- The Washington Times - Monday, January 28, 2002

Threats to corporate information technology systems are growing fast, according to a new report to be published today by a local Internet security firm.
In a survey of 300 companies, Alexandria technology firm Riptech Inc. concluded that the average number of cyber-attacks against businesses increased 79 percent from last July to December. Companies faced an average of 20 attacks per week in July, but by December it increased to 35 a week.
In the last six months of the year, Riptech clients suffered 128,678 cyber attacks.
The frequency of attacks has increased so much that a company is bound to face a cyber-attack once it connects its computer system to the Internet, according to the report.
"The hacking community is getting larger, they have more tools and the tools they have are more widely available," Riptech Chief Technology Officer Tim Belcher says.
It is the first report by the Internet security firm that attempts to quantify the rate of cyber attacks against businesses.
Mr. Belcher says he expects worms, which are like computer viruses but are potentially more insidious because they require no human interaction to spread, to become a more common hacker tool in future attacks. Two worm attacks last year, Code Red and Nimbda, were responsible for 63 percent of all attacks against Riptech's customers, according to the company's report.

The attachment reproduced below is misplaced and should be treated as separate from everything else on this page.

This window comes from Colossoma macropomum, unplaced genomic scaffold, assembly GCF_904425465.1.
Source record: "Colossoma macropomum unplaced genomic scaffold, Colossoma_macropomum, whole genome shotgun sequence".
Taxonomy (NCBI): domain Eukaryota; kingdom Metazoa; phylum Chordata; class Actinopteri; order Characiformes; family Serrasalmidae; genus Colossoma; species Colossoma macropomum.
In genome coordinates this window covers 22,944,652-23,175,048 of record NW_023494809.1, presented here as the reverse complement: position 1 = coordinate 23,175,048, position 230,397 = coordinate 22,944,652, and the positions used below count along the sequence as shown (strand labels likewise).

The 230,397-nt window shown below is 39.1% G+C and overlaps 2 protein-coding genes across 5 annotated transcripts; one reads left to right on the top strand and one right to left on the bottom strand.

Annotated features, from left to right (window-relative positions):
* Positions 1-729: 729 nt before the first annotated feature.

Data gathered by Riptech also led the company to conclude that 39 percent of all attacks against corporate computer systems are deliberate, not random acts.
Companies that use technology and connect their systems to the Internet historically have spent little money to protect those systems, but they are expected to increase spending on information-security services.
Colleen Graham, a technology industry analyst at Gartner Group/Dataquest in San Jose, Calif., says corporate spending to protect computers continues to increase each year.
In 2001, about 3.3 percent of a company's information technology budget was spent on computer security. That will increase to an estimated 4.1 percent this year.
"That might be a conservative estimate now," Miss Graham says.
That is because the estimate was made before the September 11 terrorist attacks in New York and Arlington. Internet security companies have reported that inquiries from potential customers for cyber-protection following the September 11 attacks did increase.
"There is an increased focus on security since then," she says.
But spending more on security isn't the only way companies with computer systems connected to the Internet can guard against cyber-attacks.
Richard Clarke, the president's cyber-security adviser, last month urged companies making software patches, which shore up a weakness in software programs, to do more to help consumers. He said 90 percent of computer virus attacks could be prevented if software companies worked harder to make patches more widely available.
Viruses are computer programs designed to copy themselves and move to other computers, often through e-mail programs, and destroy data.
Most software companies that make patches simply place them on their Web sites.
In its new report, Riptech also concludes that 30 percent of all cyber-attacks originate in the United States. About 9 percent of attacks originate from South Korea and Chinese hackers are responsible for 8 percent of attacks.

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